In an instant, a friend of my dear friend Janine lost her 21-year-old son in a car accident. No warning. No preparation. These things we cannot explain away. They happen. He was a newlywed of 2 months. He and his young bride had yet to even receive their wedding photos from the photographer.
My thoughts went to the young bride. They went to the young man’s mother, his father, even his best friend. If I could sit at their feet right now and look into their eyes, what would I say? What are the most basic things I could say that would help them in the long run during their walk through the dark valley that lay before them?
I remember going to see my internist a couple of months after my husband died in a car crash. My heart rate and blood pressure had been all over the place. My sleep was nonexistent. He gave me specific and basic advice. “Cry. When you feel the urge arise, cry. Don’t push it down. Let it out. Now, you can’t emote everywhere you go-there will be times when you are out that you will need to hold it together. But when you can and where you can, go ahead and cry.”
Another doctor gave me basic advice. Fear jumped on me the first night after learning of my husband’s death. My heart beat raced and pounded in my chest so hard I thought it might burst through my chest. My blood pressure was erratic, both high and low, plus panic attacks, and even social anxiety disorder. I was petrified of going to get coffee, to church, and most of all - the grocery store.
One day while checking out in the grocery store where I had shopped for 25 years, I felt my heart pounding and all the blood dropping from my head. I feared I was going to pass out in the parking lot. (This was not the first time.) I called my mom explaining my situation to her. I said, “If I don’t call you in 5 minutes, come straight to Kroger.” After buying my own blood pressure cuff and experiencing this for way too long, I finally met with a cardiologist. After multiple tests and a month of wearing an external monitor that sent daily reports directly to the hospital, he sat me down for some real talk. He told me he lost someone tragically while in college. His body experienced everything mine was experiencing. He looked at me and gently said, “Jené, there is nothing wrong with your heart. It is strong and healthy. Here is what I want you to do. First, get rid of your blood pressure cuff. It feeds your fear, which in turn makes things worse for you. Cry when you need to. The next time you are out and this happens, keep your eyes straight ahead and tell yourself, ‘I will not pass out. I am fine. I am healthy. Press through it. Don’t give into the fear.’ “
In The Little Paris Bookshop, Nina George tells a magnificent story of Monsieur Perdu, a Parisian bookseller who thinks of himself as a literary apothecary. From his floating bookshop on the river Seine, he prescribes books for the hardships of life. Prescribing the exact book a reader needs, Perdu mends broken hearts and souls. The only person he has not been able to heal is himself. He’s been grieving for twenty years over the loss of his lover. She abandoned him leaving only a letter behind-a letter he has yet to open.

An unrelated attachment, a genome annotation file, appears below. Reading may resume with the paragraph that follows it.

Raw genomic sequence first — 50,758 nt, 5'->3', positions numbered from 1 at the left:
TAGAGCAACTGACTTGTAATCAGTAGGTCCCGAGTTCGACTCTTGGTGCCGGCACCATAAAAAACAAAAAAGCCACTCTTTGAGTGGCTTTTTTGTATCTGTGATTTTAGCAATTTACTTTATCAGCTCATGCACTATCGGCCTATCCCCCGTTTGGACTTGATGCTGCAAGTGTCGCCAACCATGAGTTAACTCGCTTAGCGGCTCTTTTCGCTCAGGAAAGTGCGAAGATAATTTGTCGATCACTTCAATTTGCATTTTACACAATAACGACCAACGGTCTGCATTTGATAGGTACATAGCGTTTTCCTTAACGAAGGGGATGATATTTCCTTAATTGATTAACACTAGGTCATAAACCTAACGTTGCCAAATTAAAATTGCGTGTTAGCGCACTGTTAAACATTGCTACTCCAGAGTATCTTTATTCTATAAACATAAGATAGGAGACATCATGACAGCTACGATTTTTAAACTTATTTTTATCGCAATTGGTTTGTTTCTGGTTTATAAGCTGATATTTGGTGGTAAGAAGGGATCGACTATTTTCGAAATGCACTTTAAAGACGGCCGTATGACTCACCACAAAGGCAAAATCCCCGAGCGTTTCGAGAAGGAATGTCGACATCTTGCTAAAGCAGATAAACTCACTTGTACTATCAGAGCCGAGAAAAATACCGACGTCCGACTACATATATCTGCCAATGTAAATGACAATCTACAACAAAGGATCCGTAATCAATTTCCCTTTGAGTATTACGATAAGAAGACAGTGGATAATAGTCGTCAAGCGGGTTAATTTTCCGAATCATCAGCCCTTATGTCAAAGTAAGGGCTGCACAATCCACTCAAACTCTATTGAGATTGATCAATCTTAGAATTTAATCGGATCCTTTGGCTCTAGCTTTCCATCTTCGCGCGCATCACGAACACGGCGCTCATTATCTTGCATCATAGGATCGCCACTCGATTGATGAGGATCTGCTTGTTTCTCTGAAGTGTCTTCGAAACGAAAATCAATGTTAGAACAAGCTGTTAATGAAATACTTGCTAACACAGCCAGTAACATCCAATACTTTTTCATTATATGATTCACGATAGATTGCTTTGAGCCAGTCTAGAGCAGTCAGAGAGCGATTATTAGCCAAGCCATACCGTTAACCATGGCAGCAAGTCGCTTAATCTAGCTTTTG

In one small tender scene, Perdu checks on a neighbor who has recently been deserted by her husband. Noticing her reflection through the frosted glass window on her front door, he quietly knocks then addresses her through the door. Without ever opening it, she leans in and speaks through the frosted glass. He closely watches her reflection.
“I need to cry some more. I’ll drown if I don’t. Can you understand that?”
Monsieur Perdu responds, “Of course. Sometimes you’re swimming in unwept tears and you’ll go under if you store them up inside.” I’m at the bottom of the sea of tears. “I’ll bring you a book on tears then.”
So what is some basic advice I could share with this young bride, this mother, and this father who have just experienced tragic loss? What can I say that will help them in the long run during their walk through the dark valley that lay before them?
Cry some more.
Don’t swim in unwept tears or you’ll go under.
So cry some more.
Don’t apologize when you do cry.
Take deep breaths. Frequently.
Talk about him.
Take care of your grief – don’t put a Band-Aid on it. Treat the wound; take care of it.
Don’t put grief in a closet or sweep it under a rug to make your life look clean.
Don’t go back to business as usual too soon.
Lay down your stoicism.
Allow yourself to feel.
Even King David knew how to let out all of his tears. “I am weary with my groaning: all night I make my bed swim; I drench my couch with tears. My eye wastes away because of grief; it grows old because of all my enemies. Depart from me, all you workers of iniquity. For the Lord has heard the voice of my weeping. The Lord has heard my supplications.” Psalm 6:6-9 NKJV
Crying does not mean you have lost your faith. You are simply human and hurting- you need God’s presence more than ever. He does not abandon you during this time, but sits beside you. He grieves with you. He feels your pain.
Your tears, your cries… they are your prayers.